Texas Energy Council’s Plan Should Be Improved To Create More Jobs and School Revenues for West Texans

Nov. 5, 2004

Texas Energy Council’s Plan Should Be Improved To Create More Jobs and School Revenues for West Texans

Alternative Energy Plan from Public Citizen Will Make Texas“Clean, Secure, and Independent”

MIDLAND/ODESSA – When the Texas Energy Planning Council unveiled its proposed state energy plan in October, council chairman Victor Carrillo said he wanted the final plan to    “increase Texas’ and America’s energy security and independence.” Carrillo, who also chairs the state Railroad Commission, said the he hoped the proposed energy plan would “keep energy revenues flowing to Texas schools and families.”

But the energy council’s plan, as proposed, will need improving to live up to Carrillo’s goal , contends Tom “Smitty” Smith, director of the Texas office of consumer protection group Public Citizen. The group is proposing an alternative energy plan for Texas. 

“West Texans have long been leaders in using the state’s energy resources to provide jobs and school revenue, but as our oil and gas resources become more difficult to extract, we need to develop Texas renewable resources to  assure jobs and school revenues for the future,” Smith said. “The Texas Energy Planning Council’s proposal will not make Texas more energy independent and energy secure. Our plan will.”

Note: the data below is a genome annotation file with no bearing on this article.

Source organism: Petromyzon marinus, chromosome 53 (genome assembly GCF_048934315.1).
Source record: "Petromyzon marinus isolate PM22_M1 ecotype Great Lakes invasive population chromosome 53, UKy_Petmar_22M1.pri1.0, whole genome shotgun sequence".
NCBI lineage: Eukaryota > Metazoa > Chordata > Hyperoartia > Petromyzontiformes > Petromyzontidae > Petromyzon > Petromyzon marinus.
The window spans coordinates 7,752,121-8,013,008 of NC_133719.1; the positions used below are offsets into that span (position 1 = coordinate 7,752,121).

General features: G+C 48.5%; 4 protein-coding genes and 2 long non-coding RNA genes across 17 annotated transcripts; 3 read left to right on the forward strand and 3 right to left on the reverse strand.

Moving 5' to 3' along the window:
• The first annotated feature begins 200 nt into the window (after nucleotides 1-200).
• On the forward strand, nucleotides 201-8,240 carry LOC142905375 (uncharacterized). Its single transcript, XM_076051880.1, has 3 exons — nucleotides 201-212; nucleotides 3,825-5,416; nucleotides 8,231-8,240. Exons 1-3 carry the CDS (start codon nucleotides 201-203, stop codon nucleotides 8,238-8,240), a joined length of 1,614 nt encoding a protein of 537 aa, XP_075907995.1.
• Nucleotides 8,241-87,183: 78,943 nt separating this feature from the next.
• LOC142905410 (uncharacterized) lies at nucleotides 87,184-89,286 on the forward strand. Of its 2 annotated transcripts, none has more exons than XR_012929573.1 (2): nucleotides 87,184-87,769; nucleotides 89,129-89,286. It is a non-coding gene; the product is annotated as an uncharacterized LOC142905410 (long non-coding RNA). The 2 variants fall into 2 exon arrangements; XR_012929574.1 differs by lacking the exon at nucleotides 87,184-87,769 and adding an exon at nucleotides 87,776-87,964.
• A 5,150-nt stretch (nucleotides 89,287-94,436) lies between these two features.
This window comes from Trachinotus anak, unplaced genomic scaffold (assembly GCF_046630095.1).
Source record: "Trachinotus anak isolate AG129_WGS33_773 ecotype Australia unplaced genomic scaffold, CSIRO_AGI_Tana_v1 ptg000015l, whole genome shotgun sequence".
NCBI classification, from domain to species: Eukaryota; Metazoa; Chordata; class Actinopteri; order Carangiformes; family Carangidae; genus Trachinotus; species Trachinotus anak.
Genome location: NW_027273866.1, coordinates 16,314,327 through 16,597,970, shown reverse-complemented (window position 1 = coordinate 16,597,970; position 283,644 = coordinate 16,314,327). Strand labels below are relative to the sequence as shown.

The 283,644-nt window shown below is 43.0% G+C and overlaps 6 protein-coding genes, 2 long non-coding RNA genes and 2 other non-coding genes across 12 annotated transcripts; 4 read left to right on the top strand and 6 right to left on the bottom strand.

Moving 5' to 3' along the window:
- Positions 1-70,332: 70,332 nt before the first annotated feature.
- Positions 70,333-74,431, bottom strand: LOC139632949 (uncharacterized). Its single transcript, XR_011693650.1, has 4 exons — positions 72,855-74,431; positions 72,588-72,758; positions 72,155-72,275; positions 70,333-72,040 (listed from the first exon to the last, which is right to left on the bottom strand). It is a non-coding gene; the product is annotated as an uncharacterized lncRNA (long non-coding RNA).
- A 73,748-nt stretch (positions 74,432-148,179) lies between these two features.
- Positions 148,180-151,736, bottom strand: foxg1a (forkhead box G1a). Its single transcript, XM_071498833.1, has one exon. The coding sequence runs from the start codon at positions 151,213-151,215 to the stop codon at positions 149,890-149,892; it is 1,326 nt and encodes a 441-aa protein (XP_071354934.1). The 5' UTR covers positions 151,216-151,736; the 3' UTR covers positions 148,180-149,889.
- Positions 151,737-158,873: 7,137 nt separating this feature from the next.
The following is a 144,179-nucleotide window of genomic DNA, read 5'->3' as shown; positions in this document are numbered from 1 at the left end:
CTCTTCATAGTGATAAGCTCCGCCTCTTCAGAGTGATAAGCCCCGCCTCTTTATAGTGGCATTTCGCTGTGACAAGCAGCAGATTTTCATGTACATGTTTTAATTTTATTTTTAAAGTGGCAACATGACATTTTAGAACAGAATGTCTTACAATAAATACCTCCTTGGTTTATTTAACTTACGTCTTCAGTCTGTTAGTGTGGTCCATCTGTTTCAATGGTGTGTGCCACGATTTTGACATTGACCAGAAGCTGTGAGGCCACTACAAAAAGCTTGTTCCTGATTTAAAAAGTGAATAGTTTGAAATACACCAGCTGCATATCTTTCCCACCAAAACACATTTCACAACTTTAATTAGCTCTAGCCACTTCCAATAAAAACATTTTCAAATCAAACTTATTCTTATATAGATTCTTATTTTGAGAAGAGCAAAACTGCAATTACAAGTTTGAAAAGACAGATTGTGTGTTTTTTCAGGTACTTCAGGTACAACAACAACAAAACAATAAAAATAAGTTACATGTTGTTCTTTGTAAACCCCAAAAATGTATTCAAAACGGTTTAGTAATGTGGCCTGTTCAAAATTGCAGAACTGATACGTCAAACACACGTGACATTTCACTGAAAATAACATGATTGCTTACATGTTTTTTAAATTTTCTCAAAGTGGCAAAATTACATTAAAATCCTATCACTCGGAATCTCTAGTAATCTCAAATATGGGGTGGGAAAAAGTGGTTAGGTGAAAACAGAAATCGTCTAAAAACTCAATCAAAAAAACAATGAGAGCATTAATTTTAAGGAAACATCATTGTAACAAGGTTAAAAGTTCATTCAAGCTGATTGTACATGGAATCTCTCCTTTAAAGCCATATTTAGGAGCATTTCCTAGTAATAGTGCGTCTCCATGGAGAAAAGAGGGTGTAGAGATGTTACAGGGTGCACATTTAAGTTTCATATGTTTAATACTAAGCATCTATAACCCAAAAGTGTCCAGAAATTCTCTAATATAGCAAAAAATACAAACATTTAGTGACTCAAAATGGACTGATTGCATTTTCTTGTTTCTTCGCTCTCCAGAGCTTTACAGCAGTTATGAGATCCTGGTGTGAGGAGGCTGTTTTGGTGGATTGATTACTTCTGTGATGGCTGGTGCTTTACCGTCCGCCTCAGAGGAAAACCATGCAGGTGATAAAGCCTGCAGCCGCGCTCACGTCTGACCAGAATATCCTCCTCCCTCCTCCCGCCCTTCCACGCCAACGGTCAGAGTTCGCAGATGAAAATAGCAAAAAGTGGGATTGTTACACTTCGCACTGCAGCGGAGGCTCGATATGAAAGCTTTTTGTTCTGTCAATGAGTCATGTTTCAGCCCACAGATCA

Smith said the council’s “Energy Contract with the People of Texas” relies too much on coal and imported liquefied natural gas (LNG), underestimates the value of solar and wind power and ignores energy efficiency as a tool to reduce energy demand — and cut energy costs — in Texas.

“The council’s plan will make Texas dependent on liquefied natural gas from foreign countries and more dependent on coal imported from Wyoming,” Smith said.  “The plan proposes to spend billions of dollars on coal-fired power plants and ship more of our energy dollars out of state and out of the country.”

Public Citizen’s alternate plan, “A Clean, Secure and Independent Energy Plan for Texas,” calls for greater development of the state’s renewable energy resources, more energy efficiency and greater reliance on electric power cogeneration and combined heating and power technologies to meet the state’s energy demand.

“The Midland/Odessa area stands to benefit greatly from the development of renewables in terms of jobs and tax revenues,” Smith said. “That’s because some of the best sites for wind power projects are just south of here. Renewable energy typically creates four times more jobs than conventional energy “

Smith said wind power projects have the potential to generate hundreds of millions of dollars in tax revenues for Texas schools. For example, getting 20 percent of the state’s power from wind power — a realistic goal — would produce $210 million in new tax revenues for schools

Gov. Rick Perry appointed the 22-member Texas Energy Planning Council in late 2003 with the charge of developing a new energy plan for the state. The council is expected to produce a final plan for the governor’s approval before the end of the year. The Texas Legislature is expected to act on the council’s recommendations after it convenes in January.